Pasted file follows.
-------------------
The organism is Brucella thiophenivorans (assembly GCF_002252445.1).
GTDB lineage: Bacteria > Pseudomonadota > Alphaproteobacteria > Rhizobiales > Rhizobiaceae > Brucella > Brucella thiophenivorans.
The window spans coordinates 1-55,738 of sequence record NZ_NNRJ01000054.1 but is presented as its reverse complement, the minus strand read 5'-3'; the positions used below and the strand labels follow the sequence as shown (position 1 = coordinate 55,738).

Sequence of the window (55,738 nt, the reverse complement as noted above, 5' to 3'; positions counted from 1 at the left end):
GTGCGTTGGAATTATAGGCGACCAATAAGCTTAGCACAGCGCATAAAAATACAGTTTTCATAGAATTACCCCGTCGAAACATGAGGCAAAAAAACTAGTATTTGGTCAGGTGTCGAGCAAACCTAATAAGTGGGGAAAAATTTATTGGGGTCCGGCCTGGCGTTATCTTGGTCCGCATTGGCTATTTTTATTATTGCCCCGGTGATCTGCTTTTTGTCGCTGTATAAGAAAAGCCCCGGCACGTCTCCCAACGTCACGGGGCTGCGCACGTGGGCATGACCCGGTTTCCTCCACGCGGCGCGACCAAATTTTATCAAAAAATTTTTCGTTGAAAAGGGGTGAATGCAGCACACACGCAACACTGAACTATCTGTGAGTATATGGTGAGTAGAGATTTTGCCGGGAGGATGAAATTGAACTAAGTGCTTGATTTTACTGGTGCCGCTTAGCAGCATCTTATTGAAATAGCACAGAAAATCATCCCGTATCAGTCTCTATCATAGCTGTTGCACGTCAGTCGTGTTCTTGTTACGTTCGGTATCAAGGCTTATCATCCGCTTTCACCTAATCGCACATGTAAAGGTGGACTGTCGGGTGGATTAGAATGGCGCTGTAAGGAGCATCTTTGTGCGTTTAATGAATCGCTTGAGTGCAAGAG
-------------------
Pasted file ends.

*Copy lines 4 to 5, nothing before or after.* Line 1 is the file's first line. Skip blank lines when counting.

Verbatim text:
Sequence of the window (55,738 nt, the reverse complement as noted above, 5' to 3'; positions counted from 1 at the left end):
GTGCGTTGGAATTATAGGCGACCAATAAGCTTAGCACAGCGCATAAAAATACAGTTTTCATAGAATTACCCCGTCGAAACATGAGGCAAAAAAACTAGTATTTGGTCAGGTGTCGAGCAAACCTAATAAGTGGGGAAAAATTTATTGGGGTCCGGCCTGGCGTTATCTTGGTCCGCATTGGCTATTTTTATTATTGCCCCGGTGATCTGCTTTTTGTCGCTGTATAAGAAAAGCCCCGGCACGTCTCCCAACGTCACGGGGCTGCGCACGTGGGCATGACCCGGTTTCCTCCACGCGGCGCGACCAAATTTTATCAAAAAATTTTTCGTTGAAAAGGGGTGAATGCAGCACACACGCAACACTGAACTATCTGTGAGTATATGGTGAGTAGAGATTTTGCCGGGAGGATGAAATTGAACTAAGTGCTTGATTTTACTGGTGCCGCTTAGCAGCATCTTATTGAAATAGCACAGAAAATCATCCCGTATCAGTCTCTATCATAGCTGTTGCACGTCAGTCGTGTTCTTGTTACGTTCGGTATCAAGGCTTATCATCCGCTTTCACCTAATCGCACATGTAAAGGTGGACTGTCGGGTGGATTAGAATGGCGCTGTAAGGAGCATCTTTGTGCGTTTAATGAATCGCTTGAGTGCAAGAG